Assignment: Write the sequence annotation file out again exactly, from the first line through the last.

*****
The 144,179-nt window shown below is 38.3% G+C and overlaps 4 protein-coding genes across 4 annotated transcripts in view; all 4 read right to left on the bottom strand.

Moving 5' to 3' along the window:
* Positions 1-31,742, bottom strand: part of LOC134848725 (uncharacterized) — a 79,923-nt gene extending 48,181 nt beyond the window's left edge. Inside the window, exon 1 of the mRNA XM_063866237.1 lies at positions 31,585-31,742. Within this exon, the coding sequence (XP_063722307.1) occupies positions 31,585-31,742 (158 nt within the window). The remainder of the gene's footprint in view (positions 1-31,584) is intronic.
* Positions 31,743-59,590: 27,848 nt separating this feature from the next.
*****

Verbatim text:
The 144,179-nt window shown below is 38.3% G+C and overlaps 4 protein-coding genes across 4 annotated transcripts in view; all 4 read right to left on the bottom strand.

Moving 5' to 3' along the window:
* Positions 1-31,742, bottom strand: part of LOC134848725 (uncharacterized) — a 79,923-nt gene extending 48,181 nt beyond the window's left edge. Inside the window, exon 1 of the mRNA XM_063866237.1 lies at positions 31,585-31,742. Within this exon, the coding sequence (XP_063722307.1) occupies positions 31,585-31,742 (158 nt within the window). The remainder of the gene's footprint in view (positions 1-31,584) is intronic.
* Positions 31,743-59,590: 27,848 nt separating this feature from the next.